The Truth by Allison Luterman


I love the truth the way I love picking blackberries,
even as I’m scratched and burned and stung.
I love the tartness between my teeth and tongue,
feeling how old truths hung too long on a bramble go soft
and cobwebby,
and truth picked too soon is full of acid.

It’s what I love about writing, when I love writing.
How now and then, through the thicket of metaphor
you get a cool sweet berry of truth.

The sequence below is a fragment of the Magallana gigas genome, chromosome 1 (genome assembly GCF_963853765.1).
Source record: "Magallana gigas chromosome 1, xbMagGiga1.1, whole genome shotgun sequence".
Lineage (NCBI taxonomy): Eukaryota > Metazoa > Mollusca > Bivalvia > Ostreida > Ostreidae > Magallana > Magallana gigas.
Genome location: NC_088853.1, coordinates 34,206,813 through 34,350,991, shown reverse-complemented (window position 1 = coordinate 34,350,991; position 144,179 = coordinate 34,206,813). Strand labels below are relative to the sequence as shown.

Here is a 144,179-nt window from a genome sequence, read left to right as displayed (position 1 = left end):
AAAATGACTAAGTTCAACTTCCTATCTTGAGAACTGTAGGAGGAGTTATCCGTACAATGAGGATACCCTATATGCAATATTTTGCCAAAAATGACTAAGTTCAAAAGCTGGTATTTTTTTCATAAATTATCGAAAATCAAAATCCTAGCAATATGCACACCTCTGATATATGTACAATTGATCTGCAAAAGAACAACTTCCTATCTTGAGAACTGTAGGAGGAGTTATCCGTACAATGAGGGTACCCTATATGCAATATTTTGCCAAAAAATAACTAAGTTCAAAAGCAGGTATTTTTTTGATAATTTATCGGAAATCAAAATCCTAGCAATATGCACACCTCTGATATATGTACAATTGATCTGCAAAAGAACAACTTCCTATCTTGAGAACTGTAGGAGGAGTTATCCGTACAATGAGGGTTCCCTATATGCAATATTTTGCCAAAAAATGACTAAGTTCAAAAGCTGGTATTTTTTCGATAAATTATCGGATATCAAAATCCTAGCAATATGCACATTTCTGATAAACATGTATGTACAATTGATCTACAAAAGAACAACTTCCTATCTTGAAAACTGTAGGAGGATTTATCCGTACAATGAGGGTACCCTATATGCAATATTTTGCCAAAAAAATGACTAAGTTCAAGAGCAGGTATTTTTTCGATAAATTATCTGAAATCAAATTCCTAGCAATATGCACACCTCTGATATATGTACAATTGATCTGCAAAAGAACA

And even when what I want to hear is,
I will love you forever,
Your search has ended,
You are the best! And
You will be young and beautiful FOREVER!

The truth remains a sharp, nourishing comfort,

like these two old drunks, old black, one white, strolling
arm in arm
up my street, commiserating:
“And I tell you I had alla them childrens!”
“Yep, That’s how it was.”
“Alla them childrens!”

I love how it hides itself like that,
between two plain green leaves,
and how much of it there is, like love,
yet never finished, never enough.

from The Largest Possible Life,
Allison Luterman 


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